On Thursday the Department of Education (ED) released its first draft of the 2024-25 FAFSA as well as the Incarcerated Applicant Form, for use by students enrolled in Prison Education Programs, and draft output documents. This year’s preview is especially noteworthy because of the significant changes to the application process as a result of the FUTURE Act and the FAFSA Simplification Act.
ED announced earlier this week that the 2024-25 FAFSA would be released sometime in December, an update from prior communications where ED committed to a release in the fourth quarter of 2023.
As in previous years, ED only provides a draft of the paper application, which it estimates fewer than 30,000 applicants (or 0.15%) will actually complete, with the vast majority choosing the online form. It is NASFAA’s understanding, however, that ED is working to add examples of the online user experience to regulations.gov. Watch Today’s News for updates as they come. Previewing the online process is especially important this year because of the major overhaul of the application system.
A number of forms and entities that are part of the FAFSA process will have new names beginning with the 2024-25 aid year. The Student Aid Report will be called the FAFSA Submission Summary, while the Institutional Student Information Record (ISIR) will retain its name. The Central Processing System will be called the FAFSA Processing System, and FAA Access will be renamed the FAFSA Partner Portal.
On the form itself, students will be presented with several new questions, as required by the FAFSA Simplification Act. Applicants will be asked to report their sex, race, and ethnicity on the FAFSA itself (for 2022-23 these questions were part of a separate student survey), but students will be offered a choice of “Prefer Not to Answer.” Schools and states won’t see responses to these questions on the ISIR.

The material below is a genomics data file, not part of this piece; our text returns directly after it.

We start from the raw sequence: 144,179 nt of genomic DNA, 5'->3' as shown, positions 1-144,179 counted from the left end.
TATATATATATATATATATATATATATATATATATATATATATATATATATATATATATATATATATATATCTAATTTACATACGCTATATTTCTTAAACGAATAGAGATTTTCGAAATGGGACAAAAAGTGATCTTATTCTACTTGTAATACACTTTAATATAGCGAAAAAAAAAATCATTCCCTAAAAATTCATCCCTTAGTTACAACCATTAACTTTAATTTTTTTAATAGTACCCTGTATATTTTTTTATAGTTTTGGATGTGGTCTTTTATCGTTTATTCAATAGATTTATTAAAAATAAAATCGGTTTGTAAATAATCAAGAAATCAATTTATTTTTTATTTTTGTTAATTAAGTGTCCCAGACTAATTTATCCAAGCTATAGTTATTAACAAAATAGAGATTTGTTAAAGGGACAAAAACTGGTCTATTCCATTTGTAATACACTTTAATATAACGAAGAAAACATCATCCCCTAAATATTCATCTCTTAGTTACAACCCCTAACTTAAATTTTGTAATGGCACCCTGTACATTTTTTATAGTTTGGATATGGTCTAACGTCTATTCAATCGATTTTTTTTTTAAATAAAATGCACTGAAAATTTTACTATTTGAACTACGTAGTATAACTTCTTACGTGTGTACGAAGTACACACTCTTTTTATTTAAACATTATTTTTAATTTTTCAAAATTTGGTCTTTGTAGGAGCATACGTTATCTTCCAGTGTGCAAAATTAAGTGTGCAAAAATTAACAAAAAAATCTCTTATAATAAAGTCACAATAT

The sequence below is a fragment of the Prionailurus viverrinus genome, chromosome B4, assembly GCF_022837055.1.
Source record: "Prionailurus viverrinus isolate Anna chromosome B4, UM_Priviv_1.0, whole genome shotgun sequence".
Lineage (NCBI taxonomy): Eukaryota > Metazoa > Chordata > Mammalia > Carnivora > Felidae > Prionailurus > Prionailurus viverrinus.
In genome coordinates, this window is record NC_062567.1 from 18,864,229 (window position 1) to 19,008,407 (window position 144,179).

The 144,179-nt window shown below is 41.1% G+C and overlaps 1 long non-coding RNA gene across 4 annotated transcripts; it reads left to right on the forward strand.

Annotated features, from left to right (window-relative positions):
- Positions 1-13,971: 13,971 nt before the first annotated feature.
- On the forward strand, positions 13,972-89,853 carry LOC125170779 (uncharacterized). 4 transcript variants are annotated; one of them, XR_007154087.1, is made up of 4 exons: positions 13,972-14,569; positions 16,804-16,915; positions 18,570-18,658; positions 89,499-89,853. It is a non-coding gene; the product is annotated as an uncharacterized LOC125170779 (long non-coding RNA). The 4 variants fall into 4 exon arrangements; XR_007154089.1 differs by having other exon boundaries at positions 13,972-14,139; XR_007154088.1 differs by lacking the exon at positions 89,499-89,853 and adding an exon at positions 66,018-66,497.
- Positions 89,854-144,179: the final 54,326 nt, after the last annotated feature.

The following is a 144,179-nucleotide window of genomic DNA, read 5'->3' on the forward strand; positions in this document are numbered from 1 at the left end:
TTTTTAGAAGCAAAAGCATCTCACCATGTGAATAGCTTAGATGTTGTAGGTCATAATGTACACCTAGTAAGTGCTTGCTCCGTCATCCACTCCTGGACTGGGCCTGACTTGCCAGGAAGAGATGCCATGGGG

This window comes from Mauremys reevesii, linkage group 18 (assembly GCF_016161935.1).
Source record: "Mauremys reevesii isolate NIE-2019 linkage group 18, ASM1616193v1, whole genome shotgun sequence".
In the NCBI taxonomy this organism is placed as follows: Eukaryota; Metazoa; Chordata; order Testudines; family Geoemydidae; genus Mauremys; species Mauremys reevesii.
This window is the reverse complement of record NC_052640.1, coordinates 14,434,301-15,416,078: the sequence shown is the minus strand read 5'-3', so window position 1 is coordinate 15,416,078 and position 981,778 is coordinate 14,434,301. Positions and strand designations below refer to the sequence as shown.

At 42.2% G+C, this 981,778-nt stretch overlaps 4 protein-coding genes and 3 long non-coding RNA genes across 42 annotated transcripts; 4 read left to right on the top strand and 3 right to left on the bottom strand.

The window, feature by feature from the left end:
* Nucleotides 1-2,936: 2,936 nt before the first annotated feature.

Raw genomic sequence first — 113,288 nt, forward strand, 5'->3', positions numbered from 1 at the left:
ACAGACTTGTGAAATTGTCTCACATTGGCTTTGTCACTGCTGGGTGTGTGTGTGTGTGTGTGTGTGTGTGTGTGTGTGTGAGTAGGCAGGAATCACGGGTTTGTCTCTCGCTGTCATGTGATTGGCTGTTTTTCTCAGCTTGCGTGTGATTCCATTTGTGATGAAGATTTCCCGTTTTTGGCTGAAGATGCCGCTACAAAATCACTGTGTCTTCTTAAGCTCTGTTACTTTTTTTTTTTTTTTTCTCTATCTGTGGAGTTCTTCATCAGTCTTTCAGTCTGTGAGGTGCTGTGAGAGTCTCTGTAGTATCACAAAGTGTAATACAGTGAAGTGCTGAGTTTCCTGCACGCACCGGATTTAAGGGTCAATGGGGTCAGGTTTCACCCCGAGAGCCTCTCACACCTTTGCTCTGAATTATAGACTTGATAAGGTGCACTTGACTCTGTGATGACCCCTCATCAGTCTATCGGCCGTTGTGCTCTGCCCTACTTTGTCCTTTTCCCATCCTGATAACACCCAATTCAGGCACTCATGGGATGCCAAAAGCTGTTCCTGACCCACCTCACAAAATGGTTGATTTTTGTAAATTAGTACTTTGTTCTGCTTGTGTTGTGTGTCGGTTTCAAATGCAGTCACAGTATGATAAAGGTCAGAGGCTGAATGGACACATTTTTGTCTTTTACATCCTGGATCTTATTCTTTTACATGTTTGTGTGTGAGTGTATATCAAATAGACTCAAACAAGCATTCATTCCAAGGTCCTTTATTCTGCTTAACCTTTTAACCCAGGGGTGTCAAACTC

Students, spouses, parents, and stepparents will also be asked to provide their consent for the Internal Revenue Service (IRS) to share their Federal Taxpayer Information (FTI) with ED per new authority granted in the FUTURE Act and new requirements established in the FAFSA Simplification Act. Applicants are advised in a new Consent to Retrieve and Disclose Federal Tax Information (FTI) section of the FAFSA that consent for FTI disclosure is a condition of student eligibility for federal student aid.
Students will now be able to list up to 20 schools to receive their FAFSA if using the online application, or 10 schools if they choose the paper form.
The paper form has an entirely new look and has undergone a significant reorganization as well, which ED says is to align with the flow of the online form. In addition to the new consent section mentioned above, new sections appear for the student’s spouse and the student’s other parent information (including their consent for FTI disclosure if they filed tax returns separately from the student or the student’s parent).
Missing from the 2024-25 FAFSA is the student housing choice question, which NASFAA recently warned ED will be an issue for schools trying to construct accurate costs of attendance. Also absent are two questions about Federal Work-Study (FWS): one asking students if they are interested in being considered for work-study and the other asking students about taxable earnings from need-based employment programs, such as FWS and need-based employment portions of fellowships and assistantships. Neither is included in the list of questions ED may ask on the FAFSA per the FAFSA Simplification Act, which also prohibits ED from asking additional questions on the FAFSA. ED recently released a request for comments on a new data collection for institutions to report FWS earnings in the absence of this data that was previously reported by applicants themselves. While the number of students enrolled in college remains on the FAFSA, the SAI will not take this information into account.
NASFAA encourages members to carefully review the 2024-25 FAFSA and related documents in light of the many changes to the FAFSA and output documents. We also encourage you to submit comments to ED as soon as possible, and to share your comments and questions with NASFAA by March 31, 2023 to [email protected].
Thursday’s draft FAFSA is open for 60 days of public comment, closing on May 23, 2023. ED will review the feedback it receives from this initial comment period to inform revisions to the form with a subsequent 30-day comment period, after which a final draft will be released sometime in December 2023.
Publication Date: 3/24/2023